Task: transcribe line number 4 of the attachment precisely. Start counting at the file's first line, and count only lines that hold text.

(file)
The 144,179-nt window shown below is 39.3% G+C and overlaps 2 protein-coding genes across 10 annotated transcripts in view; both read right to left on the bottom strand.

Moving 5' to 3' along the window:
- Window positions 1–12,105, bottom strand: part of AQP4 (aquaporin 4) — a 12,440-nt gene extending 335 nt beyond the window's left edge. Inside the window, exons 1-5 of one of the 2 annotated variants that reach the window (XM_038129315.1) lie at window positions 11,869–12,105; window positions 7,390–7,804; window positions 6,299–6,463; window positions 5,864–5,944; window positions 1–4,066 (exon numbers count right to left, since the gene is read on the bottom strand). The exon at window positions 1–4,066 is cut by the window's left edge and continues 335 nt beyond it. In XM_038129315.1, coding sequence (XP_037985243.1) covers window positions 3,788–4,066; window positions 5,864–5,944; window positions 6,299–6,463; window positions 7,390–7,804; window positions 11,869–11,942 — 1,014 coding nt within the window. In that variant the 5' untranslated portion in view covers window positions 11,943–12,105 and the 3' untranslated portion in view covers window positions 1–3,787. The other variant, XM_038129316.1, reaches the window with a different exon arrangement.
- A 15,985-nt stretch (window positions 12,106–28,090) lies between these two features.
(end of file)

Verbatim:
- A 15,985-nt stretch (window positions 12,106–28,090) lies between these two features.